The Takeaway

Closing costs are an inevitable part of taking out a home loan or refinancing one. Rolling closing costs into the loan may be an option, but it pays to carefully consider the long-term costs of avoiding paying closing costs up front before you commit to your mortgage.

Looking for an affordable option for a home mortgage loan? SoFi can help: We offer low down payments (as little as 3% - 5%*) with our competitive and flexible home mortgage loans. Plus, applying is extra convenient: It's online, with access to one-on-one help.

SoFi Mortgages: simple, smart, and so affordable.

FAQ

What is a no-closing-cost mortgage?

The name of this kind of mortgage is a bit misleading. Closing costs are in play, but the lender agrees to cover them in exchange for a higher interest rate or adds them to the loan balance.

How much are home closing costs?

Closing costs are usually 2% to 5% of the purchase price of a home.

Can you waive closing costs on a home?

Some closing costs must be paid, no matter what. But you can try to negotiate origination and application fees with your lender. You may even be able to get your lender to waive certain fees entirely.


Photo credit: iStock/kate_sept2004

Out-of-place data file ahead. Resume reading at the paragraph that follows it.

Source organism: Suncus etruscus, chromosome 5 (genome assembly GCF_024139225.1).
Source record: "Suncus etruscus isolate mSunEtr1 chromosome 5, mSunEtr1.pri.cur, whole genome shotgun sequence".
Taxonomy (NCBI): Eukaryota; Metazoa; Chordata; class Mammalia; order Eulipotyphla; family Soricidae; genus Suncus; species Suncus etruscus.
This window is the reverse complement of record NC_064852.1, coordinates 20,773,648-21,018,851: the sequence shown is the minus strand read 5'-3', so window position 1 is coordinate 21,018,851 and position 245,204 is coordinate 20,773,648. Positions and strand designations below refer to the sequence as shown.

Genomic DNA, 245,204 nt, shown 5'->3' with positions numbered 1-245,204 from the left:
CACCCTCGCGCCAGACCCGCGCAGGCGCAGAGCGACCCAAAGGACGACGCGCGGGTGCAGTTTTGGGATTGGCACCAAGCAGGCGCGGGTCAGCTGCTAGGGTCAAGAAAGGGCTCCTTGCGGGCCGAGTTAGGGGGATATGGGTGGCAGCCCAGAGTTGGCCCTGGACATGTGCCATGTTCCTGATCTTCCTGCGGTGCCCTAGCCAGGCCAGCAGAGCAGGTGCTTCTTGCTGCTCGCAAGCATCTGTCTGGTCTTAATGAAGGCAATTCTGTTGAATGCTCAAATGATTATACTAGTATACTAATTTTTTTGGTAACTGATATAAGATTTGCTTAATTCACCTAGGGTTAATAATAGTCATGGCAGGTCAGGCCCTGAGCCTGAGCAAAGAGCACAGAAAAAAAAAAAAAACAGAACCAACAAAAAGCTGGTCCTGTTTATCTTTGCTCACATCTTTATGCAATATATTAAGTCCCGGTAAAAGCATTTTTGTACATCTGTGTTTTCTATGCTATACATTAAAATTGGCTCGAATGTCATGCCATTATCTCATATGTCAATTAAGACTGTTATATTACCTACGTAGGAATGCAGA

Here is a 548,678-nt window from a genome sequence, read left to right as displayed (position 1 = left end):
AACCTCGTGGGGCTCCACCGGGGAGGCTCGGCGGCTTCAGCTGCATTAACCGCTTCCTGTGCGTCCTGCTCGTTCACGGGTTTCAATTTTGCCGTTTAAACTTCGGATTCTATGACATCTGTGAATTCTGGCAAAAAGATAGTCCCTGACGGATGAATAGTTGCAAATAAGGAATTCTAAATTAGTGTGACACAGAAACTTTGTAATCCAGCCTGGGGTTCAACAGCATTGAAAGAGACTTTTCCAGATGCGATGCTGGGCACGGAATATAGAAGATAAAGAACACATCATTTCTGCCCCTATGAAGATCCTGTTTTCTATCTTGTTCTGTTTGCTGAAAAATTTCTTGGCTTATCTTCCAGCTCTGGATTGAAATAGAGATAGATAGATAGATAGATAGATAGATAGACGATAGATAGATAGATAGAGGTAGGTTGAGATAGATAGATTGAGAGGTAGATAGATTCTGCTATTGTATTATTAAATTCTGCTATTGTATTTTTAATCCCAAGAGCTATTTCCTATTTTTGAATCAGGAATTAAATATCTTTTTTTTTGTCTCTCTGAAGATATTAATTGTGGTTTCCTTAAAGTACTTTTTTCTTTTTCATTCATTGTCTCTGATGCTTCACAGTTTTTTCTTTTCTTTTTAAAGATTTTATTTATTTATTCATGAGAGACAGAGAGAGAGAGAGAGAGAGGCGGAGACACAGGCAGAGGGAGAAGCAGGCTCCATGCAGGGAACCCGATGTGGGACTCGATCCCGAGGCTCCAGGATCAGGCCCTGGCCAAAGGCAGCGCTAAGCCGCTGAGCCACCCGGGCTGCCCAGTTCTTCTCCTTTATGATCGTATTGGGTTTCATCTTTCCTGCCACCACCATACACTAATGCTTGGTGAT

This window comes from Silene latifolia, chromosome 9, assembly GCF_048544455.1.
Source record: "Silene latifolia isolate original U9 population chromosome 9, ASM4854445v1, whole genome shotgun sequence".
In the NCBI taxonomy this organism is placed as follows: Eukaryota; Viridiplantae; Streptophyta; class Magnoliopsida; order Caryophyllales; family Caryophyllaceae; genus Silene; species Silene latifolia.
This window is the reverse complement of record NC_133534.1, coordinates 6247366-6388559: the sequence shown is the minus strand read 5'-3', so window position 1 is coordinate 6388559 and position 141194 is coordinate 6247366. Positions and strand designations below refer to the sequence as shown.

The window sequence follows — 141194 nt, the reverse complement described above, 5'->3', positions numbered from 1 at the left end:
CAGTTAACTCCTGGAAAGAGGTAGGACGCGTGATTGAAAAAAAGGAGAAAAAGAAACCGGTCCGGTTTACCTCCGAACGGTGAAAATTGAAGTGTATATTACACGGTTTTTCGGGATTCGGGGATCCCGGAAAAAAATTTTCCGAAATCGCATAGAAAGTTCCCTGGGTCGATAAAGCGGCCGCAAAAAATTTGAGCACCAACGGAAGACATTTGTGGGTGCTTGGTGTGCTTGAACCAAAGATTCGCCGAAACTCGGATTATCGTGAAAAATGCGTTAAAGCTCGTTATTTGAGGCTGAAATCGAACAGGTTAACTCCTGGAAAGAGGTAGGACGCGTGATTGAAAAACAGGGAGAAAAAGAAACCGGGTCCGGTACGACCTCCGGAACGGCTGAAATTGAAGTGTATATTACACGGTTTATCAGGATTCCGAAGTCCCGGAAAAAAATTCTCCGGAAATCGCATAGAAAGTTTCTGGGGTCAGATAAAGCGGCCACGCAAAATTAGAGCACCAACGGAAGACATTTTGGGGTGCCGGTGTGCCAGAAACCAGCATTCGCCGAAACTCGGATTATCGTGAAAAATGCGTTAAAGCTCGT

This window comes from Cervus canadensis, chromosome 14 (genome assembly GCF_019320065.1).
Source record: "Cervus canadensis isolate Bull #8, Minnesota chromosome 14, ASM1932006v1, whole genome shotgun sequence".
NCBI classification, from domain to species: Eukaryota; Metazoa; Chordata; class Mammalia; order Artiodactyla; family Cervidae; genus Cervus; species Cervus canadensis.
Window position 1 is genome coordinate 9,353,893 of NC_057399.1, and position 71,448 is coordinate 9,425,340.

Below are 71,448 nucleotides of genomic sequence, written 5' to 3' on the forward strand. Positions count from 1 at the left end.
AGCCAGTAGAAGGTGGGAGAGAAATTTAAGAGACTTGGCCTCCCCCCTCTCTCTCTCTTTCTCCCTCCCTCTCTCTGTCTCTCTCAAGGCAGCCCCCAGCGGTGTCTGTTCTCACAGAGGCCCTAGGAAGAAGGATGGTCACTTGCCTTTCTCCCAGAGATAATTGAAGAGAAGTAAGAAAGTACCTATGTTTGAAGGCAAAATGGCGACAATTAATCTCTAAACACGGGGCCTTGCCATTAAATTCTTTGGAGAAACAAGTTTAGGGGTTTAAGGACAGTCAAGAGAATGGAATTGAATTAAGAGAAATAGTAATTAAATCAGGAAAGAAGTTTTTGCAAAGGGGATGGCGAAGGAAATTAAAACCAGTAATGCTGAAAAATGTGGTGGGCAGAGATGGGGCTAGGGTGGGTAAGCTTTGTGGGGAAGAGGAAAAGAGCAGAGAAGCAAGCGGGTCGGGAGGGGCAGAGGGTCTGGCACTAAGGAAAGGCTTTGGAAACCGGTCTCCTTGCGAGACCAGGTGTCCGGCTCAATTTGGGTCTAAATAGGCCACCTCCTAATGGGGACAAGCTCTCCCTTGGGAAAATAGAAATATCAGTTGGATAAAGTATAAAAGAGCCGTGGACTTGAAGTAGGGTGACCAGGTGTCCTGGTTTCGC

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*SoFi requires Private Mortgage Insurance (PMI) for conforming home loans with a loan-to-value (LTV) ratio greater than 80%. As little as 3% down payments are for qualifying first-time homebuyers only. 5% minimum applies to other borrowers. Other loan types may require different fees or insurance (e.g., VA funding fee, FHA Mortgage Insurance Premiums, etc.). Loan requirements may vary depending on your down payment amount, and minimum down payment varies by loan type.

Financial Tips & Strategies: The tips provided on this website are of a general nature and do not take into account your specific objectives, financial situation, and needs. You should always consider their appropriateness given your own circumstances.